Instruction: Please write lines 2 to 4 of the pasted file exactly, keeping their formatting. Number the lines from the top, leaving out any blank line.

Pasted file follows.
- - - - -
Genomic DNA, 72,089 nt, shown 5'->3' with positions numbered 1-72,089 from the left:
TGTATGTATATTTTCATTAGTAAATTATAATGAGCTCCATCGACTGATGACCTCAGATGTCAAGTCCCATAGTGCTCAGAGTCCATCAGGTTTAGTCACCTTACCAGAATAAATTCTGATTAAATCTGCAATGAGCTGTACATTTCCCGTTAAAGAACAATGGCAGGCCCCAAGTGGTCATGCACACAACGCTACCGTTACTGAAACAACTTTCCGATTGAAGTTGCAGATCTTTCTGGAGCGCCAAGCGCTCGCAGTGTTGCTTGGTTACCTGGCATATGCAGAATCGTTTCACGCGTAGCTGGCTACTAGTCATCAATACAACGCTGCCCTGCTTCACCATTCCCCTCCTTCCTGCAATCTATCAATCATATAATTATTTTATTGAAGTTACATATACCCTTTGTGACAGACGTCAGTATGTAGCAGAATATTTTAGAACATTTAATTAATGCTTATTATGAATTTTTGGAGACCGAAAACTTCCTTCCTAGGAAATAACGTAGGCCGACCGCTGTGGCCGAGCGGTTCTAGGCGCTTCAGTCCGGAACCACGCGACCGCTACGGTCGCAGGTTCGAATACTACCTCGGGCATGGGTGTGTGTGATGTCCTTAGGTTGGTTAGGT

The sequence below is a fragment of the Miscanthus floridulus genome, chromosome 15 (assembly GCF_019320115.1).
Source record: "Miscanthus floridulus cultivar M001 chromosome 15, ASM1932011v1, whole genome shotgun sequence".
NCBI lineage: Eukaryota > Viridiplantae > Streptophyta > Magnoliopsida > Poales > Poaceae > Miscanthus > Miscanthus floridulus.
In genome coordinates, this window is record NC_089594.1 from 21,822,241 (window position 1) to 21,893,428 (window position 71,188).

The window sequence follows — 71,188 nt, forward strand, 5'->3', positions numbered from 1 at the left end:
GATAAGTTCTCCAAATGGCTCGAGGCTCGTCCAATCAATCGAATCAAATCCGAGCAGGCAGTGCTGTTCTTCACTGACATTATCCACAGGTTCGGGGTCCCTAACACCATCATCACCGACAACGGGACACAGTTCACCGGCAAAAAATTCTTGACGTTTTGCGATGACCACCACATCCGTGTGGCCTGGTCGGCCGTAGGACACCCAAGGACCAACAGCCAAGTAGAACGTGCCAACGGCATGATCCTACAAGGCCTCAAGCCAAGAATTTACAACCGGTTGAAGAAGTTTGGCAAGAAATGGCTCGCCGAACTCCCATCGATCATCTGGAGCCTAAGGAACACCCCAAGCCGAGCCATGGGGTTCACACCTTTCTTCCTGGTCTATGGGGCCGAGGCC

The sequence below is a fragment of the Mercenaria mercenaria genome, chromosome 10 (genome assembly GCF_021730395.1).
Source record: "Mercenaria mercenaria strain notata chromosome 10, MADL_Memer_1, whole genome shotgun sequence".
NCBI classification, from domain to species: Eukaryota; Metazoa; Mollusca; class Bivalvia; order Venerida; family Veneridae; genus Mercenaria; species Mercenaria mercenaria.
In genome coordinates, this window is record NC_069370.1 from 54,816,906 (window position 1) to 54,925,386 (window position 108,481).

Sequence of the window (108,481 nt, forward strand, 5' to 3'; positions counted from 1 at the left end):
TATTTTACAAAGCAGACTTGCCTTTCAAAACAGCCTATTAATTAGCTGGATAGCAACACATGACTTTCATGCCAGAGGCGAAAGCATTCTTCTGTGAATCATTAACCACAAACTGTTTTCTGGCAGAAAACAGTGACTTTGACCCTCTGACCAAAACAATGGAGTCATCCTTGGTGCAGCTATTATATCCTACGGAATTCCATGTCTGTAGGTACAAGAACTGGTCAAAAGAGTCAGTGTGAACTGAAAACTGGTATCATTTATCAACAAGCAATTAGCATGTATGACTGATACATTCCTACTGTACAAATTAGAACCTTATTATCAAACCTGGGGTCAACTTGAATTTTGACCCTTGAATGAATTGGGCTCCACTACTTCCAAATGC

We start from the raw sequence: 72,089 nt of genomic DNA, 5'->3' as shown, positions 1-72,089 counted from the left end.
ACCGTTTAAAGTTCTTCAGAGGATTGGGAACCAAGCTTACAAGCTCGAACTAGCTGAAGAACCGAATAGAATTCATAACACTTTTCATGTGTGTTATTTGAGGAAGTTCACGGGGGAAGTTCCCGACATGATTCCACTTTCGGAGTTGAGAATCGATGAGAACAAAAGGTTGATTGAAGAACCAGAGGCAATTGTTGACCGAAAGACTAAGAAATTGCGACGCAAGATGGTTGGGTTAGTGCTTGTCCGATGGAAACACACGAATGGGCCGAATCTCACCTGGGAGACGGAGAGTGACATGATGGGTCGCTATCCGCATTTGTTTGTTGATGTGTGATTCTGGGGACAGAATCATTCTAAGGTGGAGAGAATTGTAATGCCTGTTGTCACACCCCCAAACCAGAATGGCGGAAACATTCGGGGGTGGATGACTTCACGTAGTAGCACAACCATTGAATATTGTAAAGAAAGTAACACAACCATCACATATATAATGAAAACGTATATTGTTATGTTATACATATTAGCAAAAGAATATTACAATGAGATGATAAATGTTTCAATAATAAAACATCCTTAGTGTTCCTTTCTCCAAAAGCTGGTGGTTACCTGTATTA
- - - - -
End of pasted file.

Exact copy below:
TGTATGTATATTTTCATTAGTAAATTATAATGAGCTCCATCGACTGATGACCTCAGATGTCAAGTCCCATAGTGCTCAGAGTCCATCAGGTTTAGTCACCTTACCAGAATAAATTCTGATTAAATCTGCAATGAGCTGTACATTTCCCGTTAAAGAACAATGGCAGGCCCCAAGTGGTCATGCACACAACGCTACCGTTACTGAAACAACTTTCCGATTGAAGTTGCAGATCTTTCTGGAGCGCCAAGCGCTCGCAGTGTTGCTTGGTTACCTGGCATATGCAGAATCGTTTCACGCGTAGCTGGCTACTAGTCATCAATACAACGCTGCCCTGCTTCACCATTCCCCTCCTTCCTGCAATCTATCAATCATATAATTATTTTATTGAAGTTACATATACCCTTTGTGACAGACGTCAGTATGTAGCAGAATATTTTAGAACATTTAATTAATGCTTATTATGAATTTTTGGAGACCGAAAACTTCCTTCCTAGGAAATAACGTAGGCCGACCGCTGTGGCCGAGCGGTTCTAGGCGCTTCAGTCCGGAACCACGCGACCGCTACGGTCGCAGGTTCGAATACTACCTCGGGCATGGGTGTGTGTGATGTCCTTAGGTTGGTTAGGT

The sequence below is a fragment of the Miscanthus floridulus genome, chromosome 15 (assembly GCF_019320115.1).
Source record: "Miscanthus floridulus cultivar M001 chromosome 15, ASM1932011v1, whole genome shotgun sequence".